Within a few years this collection had received additions. They were sufficiently of the same genre to be accepted as the work of Anselm at this very early date, but they do in fact differ from them both in quality and in content. Some of these were older Carolingian prayers, such as the Singularis Merita; writers of others included John of Fécamp, Elmer of Canterbury, Ekbert of Schonau, Aelred of Rievaulx, and others. These spurious prayers influenced the tradition of medieval devotion equally with the genuine prayers of Anselm, and it is useful to see some of the contrasts between the prayers that are by Anselm and the rest. The additions made within fifty years of Anselm’s death, by Ralph and Elmer, are very close to the kind of prayer he wrote, but present already some significant differences.
II. Early Additions to the Collection
Ralph of Battle
In his work of separating the genuine prayers of Anselm from the rest Dom Wilmart1 distinguished a group of prayers and meditations which had been added to the collection early in the twelfth century and which seemed to be the work of one person. He tentatively suggested John of Fécamp as their author, and later put forward the name of Anselm the Younger, the archbishop’s nephew. More recently Professor Southern has examined what is substantially the same group of prayers and meditations in the Bodleian MS. Laud Miscellany 363, a twelfth-century MS. from St Albans Abbey.2 He has shown that they are the work of Rodolphus, a monk, whom he at first identified with Ralph D’Escures, Bishop of Rochester, and later Archbishop of Canterbury, who was a pupil of Anselm. He has since suggested the name of Ralph of Battle and this, though not conclusive, seems highly probable.3
This Ralph was a monk of Caen who came to England with Lanfranc and was made Prior of Rochester under Bishop Gundolf. He later became third abbot of the royal foundation at Battle, where he died in 1124. The Chronicle of Battle Abbey describes him as ‘vir venerabilis’, and says that under him Battle was ‘judged second to none in England for goodness, kindness, charity and good deeds’.4 Ralph left a reputation for sound administration and for learning and sanctity; he was ‘vir agricola… et spiritualis agricolae’, caring for both the temporal and spiritual needs of his monastery. He extended the library, and among his devotions it was noted that he read the whole psalter daily. ‘Quies et pace’, ‘mansuetudine’, ‘venerabilis’, are the kind of words the Chronicle uses about Ralph; it is a picture of a scholarly and devoted monk, a preacher and teacher, concerned with his own monastery, able rather than brilliant, and this picture is confirmed by his writings. Ralph’s most important works were a series of discussions between Reason and Ignorance in the Anselmian manner, but he was also known as a writer of prayers and meditations, some of which are put after the treatises in the Laud MS. By their connection with the name of Anselm they reached a wider public than any of Ralph’s other writings, and thereby had a greater influence than in a sense they deserved.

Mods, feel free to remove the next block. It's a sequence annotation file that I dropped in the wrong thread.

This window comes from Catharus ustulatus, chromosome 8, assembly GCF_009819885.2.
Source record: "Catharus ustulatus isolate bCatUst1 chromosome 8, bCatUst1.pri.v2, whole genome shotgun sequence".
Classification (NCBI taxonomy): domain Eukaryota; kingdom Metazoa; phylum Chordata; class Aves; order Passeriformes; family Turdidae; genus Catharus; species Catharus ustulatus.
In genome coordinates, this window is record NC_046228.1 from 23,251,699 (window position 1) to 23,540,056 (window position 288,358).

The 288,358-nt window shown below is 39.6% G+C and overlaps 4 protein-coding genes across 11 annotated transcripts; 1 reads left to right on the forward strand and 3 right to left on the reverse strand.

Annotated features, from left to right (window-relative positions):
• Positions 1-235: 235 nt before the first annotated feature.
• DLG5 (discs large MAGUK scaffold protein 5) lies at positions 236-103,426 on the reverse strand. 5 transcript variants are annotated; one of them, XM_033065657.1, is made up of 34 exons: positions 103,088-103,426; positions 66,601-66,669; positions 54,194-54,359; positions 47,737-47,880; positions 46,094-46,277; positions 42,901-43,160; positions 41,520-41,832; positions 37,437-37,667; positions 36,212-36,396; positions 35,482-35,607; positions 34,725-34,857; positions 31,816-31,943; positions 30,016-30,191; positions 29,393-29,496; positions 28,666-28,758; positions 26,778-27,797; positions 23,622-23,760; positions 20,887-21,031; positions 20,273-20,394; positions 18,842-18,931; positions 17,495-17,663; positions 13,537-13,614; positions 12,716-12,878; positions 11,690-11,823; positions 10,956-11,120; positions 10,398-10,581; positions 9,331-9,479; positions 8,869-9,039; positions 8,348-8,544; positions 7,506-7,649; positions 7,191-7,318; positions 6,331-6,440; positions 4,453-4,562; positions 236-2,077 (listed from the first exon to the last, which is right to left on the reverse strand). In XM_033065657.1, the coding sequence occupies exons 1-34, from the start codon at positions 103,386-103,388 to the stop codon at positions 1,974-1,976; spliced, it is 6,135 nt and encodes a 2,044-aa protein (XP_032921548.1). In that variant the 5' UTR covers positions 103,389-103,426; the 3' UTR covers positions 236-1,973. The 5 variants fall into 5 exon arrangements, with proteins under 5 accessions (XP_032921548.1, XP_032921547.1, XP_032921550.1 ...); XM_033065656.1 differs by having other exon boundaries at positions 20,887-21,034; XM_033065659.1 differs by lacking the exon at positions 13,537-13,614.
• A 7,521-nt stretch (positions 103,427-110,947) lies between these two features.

Ralph’s long and complex meditations belong to the kind of writing that Anselm popularized; they are for use in private, in solitude, and are meant to stir up the soul from its torpor to look inwards and understand its own need as a way to come to the knowledge of God. The most immediate difference between Ralph and Anselm is in their style of writing. The introduction to Ralph’s meditation, ‘To stir up the soul to amend its sins’ (Meditation IV), provides an example of this at once: like Anselm in Meditation 2, Ralph addresses himself, ‘Anima mea, anima misera et foeda, diligenter recollige ad te intrinsecus omnes sensus corporis tui, diligentiusque intuere, et videre quam graviter intus vulnerata atque prostrata sis.’5* The contrast with Anselm writing in the same vein is obvious, ‘Anima mea, anima aerum-nosa, anima inquam, misera miseri homunculi, execute torporem tuum, et discute peccatum tuum, et concute mentem tuam…’6 Ralph’s style is quieter, flatter; he makes no use of rhyme; he has simply ‘intuere’ and ‘videre’ where Anselm has the brilliant ‘execute… discute… concute’ climax. The contrast is perhaps not only that of an artist in words and a less gifted writer, a vigorous personality and a less colourful one, but also between a monk still under forty and the ‘old man’ that Ralph calls himself.7 However, Anselm’s style proved inimitable; it was Ralph’s that provided a model for others.